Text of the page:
Seems like Time Machine for Windows….
If you have used Windows System Restore, you may know that it isn’t always reliable. To make matters worse, it may not even be enabled on some machines by default.
RollBack Rx is a free to use Windows Time Machine software which is in many regards better in my opinion. The program is compatible with all 32-bit and 64-bit versions of Windows from Windows XP on including Windows 10.
Please note that there is a Home and a Professional version of RollBack Rx. The home version has some limitations, e.g. it limits the total number of snapshots and does not support advanced features such as remote management or multi-drive support. It is completely free on the other hand.
RollBack Rx has a very straight-forward GUI. The side-panel has 5 tabs, and the right-pane displays the options for the currently selected tab.
The Home tab shows a pie-chart of your hard drive’s space (used/free), and also displays information regarding the last snapshot/restore. You will also find 2 options here:
- Rollback computer – This is the life saver. Use this option to revert to a previously taken snapshot. All it takes is a reboot. You will have an option to create a new snapshot should you wish to return to the current state.
- New Snapshot – As the name suggests, you can use it to create a new snapshot preserving the current state of your OS.
Note: The program creates a baseline snapshot which is quite large. This is the primary snapshot, and all future ones created depend on it and use less space because of that. You can delete the baseline snapshot, but the program will create a new one, the next time you take a snapshot. You don’t need to mess with it.
Instant restore has options to Rollback computer (same as above), Recover Files from snapshots, and Explore Snapshot. The last option opens the snapshot as a virtual disk (displayed as a removable drive). You can use it to recover any data that was saved in the snapshot.
The Snapshots tab lists all available restore points which were created by RollBack Rx, and lets you manage them. The Event Logs tab is a troubleshooting tool which stores information about events and issues.
This is the recovery environment which is available to boot just before Windows starts. You can enter the console using the Home key during boot. It has options to Rollback the computer, take a new snapshot, uninstall the program, access some built-in tools and exit the recovery. It’s very user-friendly, and you will get used to it in no time.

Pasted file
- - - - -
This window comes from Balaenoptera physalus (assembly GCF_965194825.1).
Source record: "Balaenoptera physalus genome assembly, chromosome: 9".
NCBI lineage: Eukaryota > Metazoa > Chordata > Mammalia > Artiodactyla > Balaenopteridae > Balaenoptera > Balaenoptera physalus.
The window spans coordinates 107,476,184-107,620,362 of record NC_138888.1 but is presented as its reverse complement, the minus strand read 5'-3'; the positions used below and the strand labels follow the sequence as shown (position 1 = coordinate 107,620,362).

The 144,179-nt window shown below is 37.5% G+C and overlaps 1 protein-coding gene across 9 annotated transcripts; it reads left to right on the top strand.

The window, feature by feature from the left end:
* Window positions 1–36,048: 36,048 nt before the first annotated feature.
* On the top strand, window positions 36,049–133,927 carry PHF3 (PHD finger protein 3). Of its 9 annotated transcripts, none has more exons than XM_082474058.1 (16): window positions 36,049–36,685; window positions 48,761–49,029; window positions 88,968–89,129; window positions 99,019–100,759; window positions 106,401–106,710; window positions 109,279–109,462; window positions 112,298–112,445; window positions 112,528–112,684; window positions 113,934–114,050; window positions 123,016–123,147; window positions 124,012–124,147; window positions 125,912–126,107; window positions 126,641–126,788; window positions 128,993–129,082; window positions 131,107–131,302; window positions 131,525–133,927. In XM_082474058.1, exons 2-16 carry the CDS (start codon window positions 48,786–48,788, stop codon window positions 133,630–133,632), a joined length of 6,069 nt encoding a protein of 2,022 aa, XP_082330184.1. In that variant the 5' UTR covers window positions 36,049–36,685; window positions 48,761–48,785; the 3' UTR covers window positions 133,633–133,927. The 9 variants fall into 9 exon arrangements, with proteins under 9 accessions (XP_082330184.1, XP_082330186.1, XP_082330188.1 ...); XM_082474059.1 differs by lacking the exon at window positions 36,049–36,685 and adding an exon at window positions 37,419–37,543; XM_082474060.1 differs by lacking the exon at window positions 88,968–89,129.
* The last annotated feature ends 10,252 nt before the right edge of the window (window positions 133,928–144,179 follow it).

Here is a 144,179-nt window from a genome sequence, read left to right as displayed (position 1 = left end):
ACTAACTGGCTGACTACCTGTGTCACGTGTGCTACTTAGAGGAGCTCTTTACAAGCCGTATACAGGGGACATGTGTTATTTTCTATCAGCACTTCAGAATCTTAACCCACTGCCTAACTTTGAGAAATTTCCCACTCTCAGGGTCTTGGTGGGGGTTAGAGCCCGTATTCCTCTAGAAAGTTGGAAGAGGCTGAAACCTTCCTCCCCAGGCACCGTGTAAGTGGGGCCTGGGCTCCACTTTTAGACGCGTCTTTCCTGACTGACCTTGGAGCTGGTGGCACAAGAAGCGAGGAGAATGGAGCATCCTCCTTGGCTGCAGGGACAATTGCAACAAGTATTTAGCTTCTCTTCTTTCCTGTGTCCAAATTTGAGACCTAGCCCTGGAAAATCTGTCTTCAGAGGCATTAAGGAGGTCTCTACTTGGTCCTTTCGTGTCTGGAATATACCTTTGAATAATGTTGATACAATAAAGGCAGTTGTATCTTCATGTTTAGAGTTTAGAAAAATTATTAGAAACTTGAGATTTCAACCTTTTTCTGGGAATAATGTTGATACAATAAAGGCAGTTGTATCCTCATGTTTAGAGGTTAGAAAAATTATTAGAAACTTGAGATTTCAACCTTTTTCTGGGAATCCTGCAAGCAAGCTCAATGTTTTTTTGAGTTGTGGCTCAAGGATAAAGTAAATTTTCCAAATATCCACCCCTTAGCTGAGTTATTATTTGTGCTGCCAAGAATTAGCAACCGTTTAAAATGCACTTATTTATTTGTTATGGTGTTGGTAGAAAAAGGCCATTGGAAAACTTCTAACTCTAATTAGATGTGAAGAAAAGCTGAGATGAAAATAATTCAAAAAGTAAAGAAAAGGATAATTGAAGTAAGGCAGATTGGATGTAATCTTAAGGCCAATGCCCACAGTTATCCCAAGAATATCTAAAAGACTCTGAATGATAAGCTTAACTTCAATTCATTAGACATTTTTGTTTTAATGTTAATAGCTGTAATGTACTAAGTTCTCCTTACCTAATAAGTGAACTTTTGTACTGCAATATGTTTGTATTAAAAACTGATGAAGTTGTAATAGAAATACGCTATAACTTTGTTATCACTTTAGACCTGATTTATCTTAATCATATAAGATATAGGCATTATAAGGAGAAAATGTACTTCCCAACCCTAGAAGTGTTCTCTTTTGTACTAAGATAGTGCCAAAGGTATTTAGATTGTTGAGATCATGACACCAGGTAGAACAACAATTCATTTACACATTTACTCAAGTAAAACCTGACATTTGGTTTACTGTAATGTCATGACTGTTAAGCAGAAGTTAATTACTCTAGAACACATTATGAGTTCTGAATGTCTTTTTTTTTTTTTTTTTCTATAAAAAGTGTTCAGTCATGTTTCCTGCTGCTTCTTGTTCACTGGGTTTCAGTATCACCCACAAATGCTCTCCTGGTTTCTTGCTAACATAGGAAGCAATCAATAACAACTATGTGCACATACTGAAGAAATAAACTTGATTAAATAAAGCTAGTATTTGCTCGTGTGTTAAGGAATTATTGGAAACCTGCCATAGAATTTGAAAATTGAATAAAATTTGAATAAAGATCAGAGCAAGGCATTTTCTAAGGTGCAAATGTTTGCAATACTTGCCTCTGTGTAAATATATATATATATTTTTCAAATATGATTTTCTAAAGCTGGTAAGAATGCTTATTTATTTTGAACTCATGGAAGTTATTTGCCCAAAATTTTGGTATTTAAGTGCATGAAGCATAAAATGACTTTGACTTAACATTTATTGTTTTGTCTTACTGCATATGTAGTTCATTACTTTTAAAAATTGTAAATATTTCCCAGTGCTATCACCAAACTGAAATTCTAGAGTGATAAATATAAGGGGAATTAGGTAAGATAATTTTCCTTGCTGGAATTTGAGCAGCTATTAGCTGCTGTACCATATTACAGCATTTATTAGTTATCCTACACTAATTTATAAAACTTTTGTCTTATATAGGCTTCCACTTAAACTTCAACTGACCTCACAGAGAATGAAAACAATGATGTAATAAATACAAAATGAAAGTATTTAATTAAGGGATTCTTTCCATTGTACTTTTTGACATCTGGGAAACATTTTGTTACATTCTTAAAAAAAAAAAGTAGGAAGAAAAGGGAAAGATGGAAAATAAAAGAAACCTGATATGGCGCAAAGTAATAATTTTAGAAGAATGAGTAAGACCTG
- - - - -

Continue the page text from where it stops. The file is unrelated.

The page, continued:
You can see from the following screenshot that I restored the computer twice today. I did so once using the Sub-console and once using the Windows program’s interface. I tested them to ensure everything works, and it’s just fine.
How does it work?
The concept is quite simple. RollBack Rx captures a snapshot of the current state of Windows to be used as a backup. It can be useful when your computer crashes, is throwing out BSODs, fails to boot, or even gets infected by malware. You could even use it to take a snapshot before trying a new program, and in case of issues, just rollback to the previous state.
Does this mean my computer will not save files after a reboot? No, that only happens if you manually revert to a previous snapshot from RollBack Rx’s interface. When you reboot the computer normally, it works just like it should with all your data intact.
My personal experience
RollBack Rx has been very reliable for me. When I ran into issues/crashes, all I had to do was revert to an older snapshot. The most notable of this was when I installed iTunes on my PC a few days after getting an iPad. Maybe it was a buggy version or something which caused my computer to crash, but I was able to restore it to a previous state.
However, I did face a problem with RollBack once. A few years ago, I was trying to update to a new major version of Windows 10 and it always failed. Searching for a fix returned no results (at that time). Though the update process was failing, I wasn’t worried since I had a previous snapshot to revert to. Thank goodness I had RollBack Rx, right? Here’s the funny part.
I eventually realized the issue could be related to RollBack Rx. Maybe it was the recovery console preventing the OS from writing the data to the C: drive?. This had never happened before, as I had always been able to update Windows. But when I uninstalled the application, I was able to update Windows as usual. I reinstalled it later, and everything was fine. This happened a long time ago, perhaps in 2016.
Fast-forward to 2019, and the issue has an official fix. Click on the tools menu in RollBack’s GUI, select Advanced Settings and enable the option which says “Allow install of Windows Updates that cannot be rolled back”.
Note: RollBack Rx disables System Restore when you install it, but you can manually enable it. You should do this right away.
RollBack Rx is a handy program for Windows to create snapshots of the system partition so that you may restore the snapshot at a later point in time. It works similarly to using programs to backup the system partition but integrates itself nicely in Windows.
While I recommend using RollBack Rx, I would also like to remind you to get into the habit of backing up your data using Windows Backup (or another backup software for Windows such as Acronis or Macrium Reflect or something else) from time to time. There is no harm in having a backup of a backup.